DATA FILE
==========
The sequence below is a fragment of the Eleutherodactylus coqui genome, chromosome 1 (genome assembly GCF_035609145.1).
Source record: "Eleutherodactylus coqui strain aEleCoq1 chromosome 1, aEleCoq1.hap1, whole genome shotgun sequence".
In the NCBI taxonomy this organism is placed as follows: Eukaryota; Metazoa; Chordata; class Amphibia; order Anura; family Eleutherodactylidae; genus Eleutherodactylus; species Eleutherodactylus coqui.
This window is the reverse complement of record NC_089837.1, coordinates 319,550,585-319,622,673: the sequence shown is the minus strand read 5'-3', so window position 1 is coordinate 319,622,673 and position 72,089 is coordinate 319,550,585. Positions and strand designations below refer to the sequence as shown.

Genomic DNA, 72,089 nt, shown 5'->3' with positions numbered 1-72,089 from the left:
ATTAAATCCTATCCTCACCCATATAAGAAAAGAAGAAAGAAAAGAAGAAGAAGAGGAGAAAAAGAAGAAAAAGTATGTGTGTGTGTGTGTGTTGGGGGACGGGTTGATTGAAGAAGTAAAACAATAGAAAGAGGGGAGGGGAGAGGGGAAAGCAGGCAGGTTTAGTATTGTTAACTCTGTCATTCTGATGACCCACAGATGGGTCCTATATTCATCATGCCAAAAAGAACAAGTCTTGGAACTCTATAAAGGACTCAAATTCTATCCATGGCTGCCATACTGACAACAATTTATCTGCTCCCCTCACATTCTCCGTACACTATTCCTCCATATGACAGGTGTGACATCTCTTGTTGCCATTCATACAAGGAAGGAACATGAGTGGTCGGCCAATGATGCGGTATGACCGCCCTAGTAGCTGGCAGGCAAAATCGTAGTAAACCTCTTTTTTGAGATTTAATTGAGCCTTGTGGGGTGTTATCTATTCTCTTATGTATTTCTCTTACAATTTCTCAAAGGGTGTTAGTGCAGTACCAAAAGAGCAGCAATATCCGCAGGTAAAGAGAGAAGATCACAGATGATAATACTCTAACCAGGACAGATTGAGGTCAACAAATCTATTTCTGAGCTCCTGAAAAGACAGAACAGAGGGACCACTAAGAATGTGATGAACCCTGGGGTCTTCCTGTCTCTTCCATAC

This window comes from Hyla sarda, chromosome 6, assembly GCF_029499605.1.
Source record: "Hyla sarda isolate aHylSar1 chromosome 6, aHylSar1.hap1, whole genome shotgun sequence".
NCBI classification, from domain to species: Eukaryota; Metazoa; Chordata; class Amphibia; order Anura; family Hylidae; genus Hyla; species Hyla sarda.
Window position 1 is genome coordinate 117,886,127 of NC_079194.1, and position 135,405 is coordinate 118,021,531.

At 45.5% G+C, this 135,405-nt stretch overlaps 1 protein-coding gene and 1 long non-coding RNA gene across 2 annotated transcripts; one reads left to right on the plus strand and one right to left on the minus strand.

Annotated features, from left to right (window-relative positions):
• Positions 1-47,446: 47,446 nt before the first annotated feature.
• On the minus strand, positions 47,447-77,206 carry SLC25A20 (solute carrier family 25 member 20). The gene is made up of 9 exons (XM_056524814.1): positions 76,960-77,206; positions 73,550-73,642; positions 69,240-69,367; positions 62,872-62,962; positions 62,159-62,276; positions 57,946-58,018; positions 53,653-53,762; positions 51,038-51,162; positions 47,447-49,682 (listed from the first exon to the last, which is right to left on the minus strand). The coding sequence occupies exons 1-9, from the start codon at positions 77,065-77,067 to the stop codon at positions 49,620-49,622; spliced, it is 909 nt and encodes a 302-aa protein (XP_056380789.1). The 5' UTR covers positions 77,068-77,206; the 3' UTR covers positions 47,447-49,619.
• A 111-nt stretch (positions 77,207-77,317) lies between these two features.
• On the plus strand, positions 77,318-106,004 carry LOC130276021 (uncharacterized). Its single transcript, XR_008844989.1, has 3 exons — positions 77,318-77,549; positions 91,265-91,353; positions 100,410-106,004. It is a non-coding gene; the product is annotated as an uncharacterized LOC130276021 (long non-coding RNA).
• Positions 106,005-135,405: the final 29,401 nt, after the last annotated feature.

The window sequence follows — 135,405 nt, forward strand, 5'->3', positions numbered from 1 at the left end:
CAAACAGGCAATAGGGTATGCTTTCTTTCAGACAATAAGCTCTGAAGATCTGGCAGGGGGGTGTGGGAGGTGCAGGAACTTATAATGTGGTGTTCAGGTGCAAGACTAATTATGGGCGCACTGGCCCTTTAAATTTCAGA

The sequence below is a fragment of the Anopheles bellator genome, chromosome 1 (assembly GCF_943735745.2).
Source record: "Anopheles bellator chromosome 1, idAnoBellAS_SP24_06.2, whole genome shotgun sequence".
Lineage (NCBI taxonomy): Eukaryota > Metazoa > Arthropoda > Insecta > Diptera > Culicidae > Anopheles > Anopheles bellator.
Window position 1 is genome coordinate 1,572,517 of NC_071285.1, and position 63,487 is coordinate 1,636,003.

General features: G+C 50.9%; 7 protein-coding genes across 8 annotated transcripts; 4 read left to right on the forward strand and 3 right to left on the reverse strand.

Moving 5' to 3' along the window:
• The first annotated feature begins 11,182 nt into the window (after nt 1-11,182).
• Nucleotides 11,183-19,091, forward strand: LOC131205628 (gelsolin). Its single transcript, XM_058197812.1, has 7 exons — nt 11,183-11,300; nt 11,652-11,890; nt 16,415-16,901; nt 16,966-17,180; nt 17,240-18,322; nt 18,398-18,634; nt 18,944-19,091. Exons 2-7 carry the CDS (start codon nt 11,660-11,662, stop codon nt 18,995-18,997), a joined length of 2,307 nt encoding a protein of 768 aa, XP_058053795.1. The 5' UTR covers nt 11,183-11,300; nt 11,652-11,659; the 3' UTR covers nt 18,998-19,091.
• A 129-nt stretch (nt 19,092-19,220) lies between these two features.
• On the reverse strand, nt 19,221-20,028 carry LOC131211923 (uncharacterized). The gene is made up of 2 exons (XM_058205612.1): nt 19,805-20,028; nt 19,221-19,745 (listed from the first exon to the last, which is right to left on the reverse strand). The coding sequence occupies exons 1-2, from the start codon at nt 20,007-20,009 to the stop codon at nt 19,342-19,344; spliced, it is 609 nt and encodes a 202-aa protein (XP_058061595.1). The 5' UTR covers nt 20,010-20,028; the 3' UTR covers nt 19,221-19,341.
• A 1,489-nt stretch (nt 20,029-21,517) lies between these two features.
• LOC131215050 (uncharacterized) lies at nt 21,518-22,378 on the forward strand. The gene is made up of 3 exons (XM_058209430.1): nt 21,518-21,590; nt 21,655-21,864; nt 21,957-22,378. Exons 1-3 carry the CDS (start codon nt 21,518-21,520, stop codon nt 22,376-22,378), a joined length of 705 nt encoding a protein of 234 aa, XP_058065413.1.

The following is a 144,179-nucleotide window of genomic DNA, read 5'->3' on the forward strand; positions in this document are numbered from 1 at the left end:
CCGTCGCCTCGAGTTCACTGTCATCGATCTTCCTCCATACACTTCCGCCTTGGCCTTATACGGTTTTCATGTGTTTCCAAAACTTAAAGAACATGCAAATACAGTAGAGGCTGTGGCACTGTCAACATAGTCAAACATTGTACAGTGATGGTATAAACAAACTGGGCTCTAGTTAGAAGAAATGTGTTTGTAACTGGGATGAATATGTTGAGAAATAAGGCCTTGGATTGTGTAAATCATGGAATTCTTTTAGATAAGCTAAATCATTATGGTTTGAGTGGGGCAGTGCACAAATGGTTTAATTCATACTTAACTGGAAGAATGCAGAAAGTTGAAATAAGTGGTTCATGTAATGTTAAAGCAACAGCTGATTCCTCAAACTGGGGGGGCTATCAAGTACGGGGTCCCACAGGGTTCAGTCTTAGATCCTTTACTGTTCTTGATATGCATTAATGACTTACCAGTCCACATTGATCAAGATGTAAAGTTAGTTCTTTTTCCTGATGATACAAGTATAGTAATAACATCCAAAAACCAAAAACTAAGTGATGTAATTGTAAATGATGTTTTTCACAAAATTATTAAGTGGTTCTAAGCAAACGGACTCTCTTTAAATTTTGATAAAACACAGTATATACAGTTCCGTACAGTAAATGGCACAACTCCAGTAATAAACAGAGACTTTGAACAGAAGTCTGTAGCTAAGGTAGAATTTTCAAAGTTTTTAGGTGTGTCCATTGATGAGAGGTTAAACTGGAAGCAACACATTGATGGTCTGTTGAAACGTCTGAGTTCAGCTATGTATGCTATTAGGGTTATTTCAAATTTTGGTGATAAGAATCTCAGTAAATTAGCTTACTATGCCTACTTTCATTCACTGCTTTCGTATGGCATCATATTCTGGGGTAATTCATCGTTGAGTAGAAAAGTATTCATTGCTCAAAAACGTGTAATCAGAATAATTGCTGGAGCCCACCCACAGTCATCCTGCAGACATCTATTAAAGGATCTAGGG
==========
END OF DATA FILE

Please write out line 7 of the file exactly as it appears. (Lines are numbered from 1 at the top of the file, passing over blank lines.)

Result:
This window comes from Hyla sarda, chromosome 6, assembly GCF_029499605.1.